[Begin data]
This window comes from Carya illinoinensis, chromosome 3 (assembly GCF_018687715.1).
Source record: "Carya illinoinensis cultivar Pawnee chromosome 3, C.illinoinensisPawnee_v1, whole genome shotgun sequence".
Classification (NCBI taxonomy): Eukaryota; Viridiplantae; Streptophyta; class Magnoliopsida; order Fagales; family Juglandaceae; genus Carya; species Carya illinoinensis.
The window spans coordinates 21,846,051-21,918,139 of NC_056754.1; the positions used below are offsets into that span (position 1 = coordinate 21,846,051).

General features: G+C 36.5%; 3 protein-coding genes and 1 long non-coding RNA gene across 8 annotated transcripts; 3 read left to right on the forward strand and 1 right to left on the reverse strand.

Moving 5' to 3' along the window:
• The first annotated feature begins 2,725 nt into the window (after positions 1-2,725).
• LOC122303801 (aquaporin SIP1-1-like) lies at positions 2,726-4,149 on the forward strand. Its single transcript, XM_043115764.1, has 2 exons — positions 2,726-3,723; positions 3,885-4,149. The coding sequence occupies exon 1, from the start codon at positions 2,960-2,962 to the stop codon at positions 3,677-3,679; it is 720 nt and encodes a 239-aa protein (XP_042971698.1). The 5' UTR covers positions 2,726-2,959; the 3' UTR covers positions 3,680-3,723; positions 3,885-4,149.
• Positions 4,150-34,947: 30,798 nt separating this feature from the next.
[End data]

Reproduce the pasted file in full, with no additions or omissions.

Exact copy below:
This window comes from Carya illinoinensis, chromosome 3 (assembly GCF_018687715.1).
Source record: "Carya illinoinensis cultivar Pawnee chromosome 3, C.illinoinensisPawnee_v1, whole genome shotgun sequence".
Classification (NCBI taxonomy): Eukaryota; Viridiplantae; Streptophyta; class Magnoliopsida; order Fagales; family Juglandaceae; genus Carya; species Carya illinoinensis.
The window spans coordinates 21,846,051-21,918,139 of NC_056754.1; the positions used below are offsets into that span (position 1 = coordinate 21,846,051).

General features: G+C 36.5%; 3 protein-coding genes and 1 long non-coding RNA gene across 8 annotated transcripts; 3 read left to right on the forward strand and 1 right to left on the reverse strand.

Moving 5' to 3' along the window:
• The first annotated feature begins 2,725 nt into the window (after positions 1-2,725).
• LOC122303801 (aquaporin SIP1-1-like) lies at positions 2,726-4,149 on the forward strand. Its single transcript, XM_043115764.1, has 2 exons — positions 2,726-3,723; positions 3,885-4,149. The coding sequence occupies exon 1, from the start codon at positions 2,960-2,962 to the stop codon at positions 3,677-3,679; it is 720 nt and encodes a 239-aa protein (XP_042971698.1). The 5' UTR covers positions 2,726-2,959; the 3' UTR covers positions 3,680-3,723; positions 3,885-4,149.
• Positions 4,150-34,947: 30,798 nt separating this feature from the next.